- Words by ITV News Multimedia Producer Charlie Bayliss
Facebook has followed YouTube in removing a video of conspiracy theorist David Icke falsely linking coronavirus and 5G.
YouTube said it will remove all conspiracy theory videos linking 5G and coronavirus in a bid to tackle a growing amount misinformation around Covid-19.
On Monday, a live-streamed interview with Icke was cross-published on YouTube and the London Real Facebook account, with more than 65,000 concurrent viewers watching on YouTube alone.
YouTube removed the video shortly after the livestream finished, while the video remained on London Real's Facebook until Wednesday.
Shortly after ITV News contacted Facebook, the video was removed for breaking misinformation rules.
Icke made a number of claims including that a coronavirus vaccine, once developed, would include “nanotechnology microchips” which would allow humans to be controlled.
The former broadcaster added that the government lockdown was a “scam” and a way to control the behaviour of humans.
On the recent burning of 5G towers over false links to coronavirus, Icke said: “If you look at the situation and if 5G continues and reaches where they want to take it, human life as we know it, it’s over.”
Facebook said it is committed to removing misinformation which could contribute to physical harm and has 35,000 staff which monitors misinformation on its platform.
In a statement, they said: “Since late January, we’ve applied this policy to misinformation about COVID-19 which could contribute to real-world harm.
“This includes posts that make false claims about cures, treatments, the availability of essential services or the location and severity of the outbreak.
“The World Health Organsation (WHO) are providing us with clear guidance on what misinformation in relation to COVID-19 could lead to real-world harm.”
A YouTube spokesperson said: “We’re committed to providing timely and helpful information at this critical time, including raising authoritative content, reducing the spread of harmful misinformation and showing information panels, using NHS and WHO data, to help combat misinformation.
“We have clear policies that prohibit videos promoting medically unsubstantiated methods to prevent the coronavirus in place of seeking medical treatment, and we quickly remove videos violating these policies when flagged to us.
“Now any content that disputes the existence or transmission of COVID-19, as described by the WHO and local health authorities is in violation of YouTube policies. This includes conspiracy theories which claim that the symptoms are caused by 5G.”
Social media faces uphill battle in fight against misinformation
Although Facebook says it is committed to removing misinformation on its platform, research by ITV News reveals the enormity of the task.
The full video of Icke’s interview with London Real was removed from Facebook, yet shorter clips and links promoting the full video interview on external websites remained on the social media site.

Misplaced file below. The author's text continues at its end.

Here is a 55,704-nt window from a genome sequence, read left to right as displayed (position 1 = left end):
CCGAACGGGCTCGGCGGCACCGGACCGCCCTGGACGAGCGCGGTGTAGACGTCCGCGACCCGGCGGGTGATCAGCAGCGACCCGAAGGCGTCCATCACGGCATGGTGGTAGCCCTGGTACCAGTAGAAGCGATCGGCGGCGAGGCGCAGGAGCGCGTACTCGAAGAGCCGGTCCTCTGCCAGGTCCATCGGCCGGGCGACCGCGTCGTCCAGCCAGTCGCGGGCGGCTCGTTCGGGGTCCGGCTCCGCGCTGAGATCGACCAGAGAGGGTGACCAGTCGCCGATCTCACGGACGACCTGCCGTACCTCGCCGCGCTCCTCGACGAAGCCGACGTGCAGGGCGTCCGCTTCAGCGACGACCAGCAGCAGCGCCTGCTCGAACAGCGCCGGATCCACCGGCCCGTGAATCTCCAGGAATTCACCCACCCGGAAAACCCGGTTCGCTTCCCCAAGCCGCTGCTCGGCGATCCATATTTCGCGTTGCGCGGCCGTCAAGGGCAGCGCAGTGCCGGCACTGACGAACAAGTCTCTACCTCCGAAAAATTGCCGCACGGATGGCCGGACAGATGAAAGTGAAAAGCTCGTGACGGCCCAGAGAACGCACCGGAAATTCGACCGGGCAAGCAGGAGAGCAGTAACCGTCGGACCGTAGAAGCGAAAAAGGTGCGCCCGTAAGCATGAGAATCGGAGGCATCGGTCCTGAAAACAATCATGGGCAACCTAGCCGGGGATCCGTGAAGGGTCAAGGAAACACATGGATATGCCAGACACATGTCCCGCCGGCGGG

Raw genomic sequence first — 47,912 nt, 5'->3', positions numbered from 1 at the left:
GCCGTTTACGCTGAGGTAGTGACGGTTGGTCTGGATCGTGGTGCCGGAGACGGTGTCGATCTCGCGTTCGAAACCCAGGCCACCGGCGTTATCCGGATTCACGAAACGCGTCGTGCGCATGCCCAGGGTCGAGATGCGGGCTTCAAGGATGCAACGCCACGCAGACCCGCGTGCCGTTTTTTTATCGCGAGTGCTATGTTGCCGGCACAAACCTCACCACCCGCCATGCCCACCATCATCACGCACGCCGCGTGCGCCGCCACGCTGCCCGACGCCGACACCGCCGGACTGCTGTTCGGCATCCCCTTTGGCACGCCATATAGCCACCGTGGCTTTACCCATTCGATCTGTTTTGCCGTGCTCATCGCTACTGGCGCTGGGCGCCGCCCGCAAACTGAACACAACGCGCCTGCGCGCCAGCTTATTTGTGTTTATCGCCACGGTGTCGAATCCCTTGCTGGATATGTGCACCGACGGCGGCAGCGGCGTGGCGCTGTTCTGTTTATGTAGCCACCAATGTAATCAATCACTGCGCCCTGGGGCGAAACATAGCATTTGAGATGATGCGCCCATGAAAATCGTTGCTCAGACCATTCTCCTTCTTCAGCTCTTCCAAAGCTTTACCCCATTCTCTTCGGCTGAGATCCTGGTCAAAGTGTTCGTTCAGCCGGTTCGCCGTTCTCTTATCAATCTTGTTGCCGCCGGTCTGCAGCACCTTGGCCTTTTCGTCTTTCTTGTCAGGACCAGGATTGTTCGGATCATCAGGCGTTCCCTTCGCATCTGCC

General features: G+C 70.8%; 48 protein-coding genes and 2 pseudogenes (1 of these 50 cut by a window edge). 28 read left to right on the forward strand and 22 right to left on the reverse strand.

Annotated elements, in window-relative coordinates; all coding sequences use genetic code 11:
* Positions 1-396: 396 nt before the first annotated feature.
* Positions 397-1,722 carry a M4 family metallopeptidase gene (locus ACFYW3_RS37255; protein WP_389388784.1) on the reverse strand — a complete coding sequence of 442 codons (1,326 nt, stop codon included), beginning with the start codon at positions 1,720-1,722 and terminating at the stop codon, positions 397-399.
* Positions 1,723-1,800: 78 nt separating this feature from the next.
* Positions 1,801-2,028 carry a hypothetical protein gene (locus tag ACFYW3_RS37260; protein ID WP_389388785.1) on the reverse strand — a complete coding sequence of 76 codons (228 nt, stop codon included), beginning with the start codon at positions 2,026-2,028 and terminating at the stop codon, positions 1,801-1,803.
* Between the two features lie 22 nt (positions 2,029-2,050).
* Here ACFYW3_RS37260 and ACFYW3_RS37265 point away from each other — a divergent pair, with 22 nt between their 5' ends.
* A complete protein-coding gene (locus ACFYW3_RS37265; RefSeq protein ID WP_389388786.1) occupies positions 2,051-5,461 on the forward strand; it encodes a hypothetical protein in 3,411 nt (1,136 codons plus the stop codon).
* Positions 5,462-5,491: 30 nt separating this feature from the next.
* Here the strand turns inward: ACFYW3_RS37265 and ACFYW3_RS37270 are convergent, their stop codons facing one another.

ITV News also found dozens of groups dedicated to 5G, with many sharing conspiracy theories linked to the coronavirus.
Among the theories include that Bill Gates, who is funding research for a vaccine, is using it to depopulate or control the population.
There is also a theory which suggests the new £20 note shows a 5G tower giving off emissions and a coronavirus symbol. Another false theory include that 5G suppresses the body’s immune system.
One 5G Facebook group had more than 57,000 members and was averaging just under 4,000 posts by members on the group each day.
Since 2018, Facebook has had a policy of removing misinformation from its website. This includes false claims about cures, treatments, the availability of services and the severity of the outbreak.
Facebook said it works closely with other technology companies and fact-checkers to ensure misinformation is pushed down to the bottom of people’s News Feeds so that it is seen by less people and less likely to be shared.
When its third-party fact-checkers rate content as false, Facebook also puts a grey warning screen over it linking to the fact checker’s report which debunks the myth.
YouTube’s systems are able to reject exact re-uploads of videos which have been terminated from the website. However similar videos will be flagged for review to understand the context in which is it posted.
The spread of misinformation is also a problem for other social media firms, including Twitter and Instagram.
Research by data provider SEMrush found the number of tweets with “coronavirus 5G” increased from 5,007 between March 24-30 to 36,491 between March 31-April 8 - an increase of 628 per cent.
Instagram - which is owned by Facebook - is promoting coronavirus stories from health bodies and recognised news outlets, but a search on the platform showed accounts linking 5G to coronavirus.
Why do people turn to conspiracy theories?
Dr Paul Marsden, a consumer psychologist at the University of the Arts London, said conspiracy theories are often a figure of big news events as a way of people trying to “understand what’s going on around them”.
He added: “What conspiracies and urban legends do is try and take something which is really complicated and make them simple… people have a need to try and understand what is going on around them.”
He added that social media has “massively accelerated” the sharing of conspiracy theories - something which is proving problematic.
“With social media, its one to many and you can send it around the world faster than ever before. We tend to pass on more sensationalist stories rather than just facts,” Dr Marsden said.
“One of the thing we’re going to need post-coronavirus is media literacy because there are dangerous things going around.”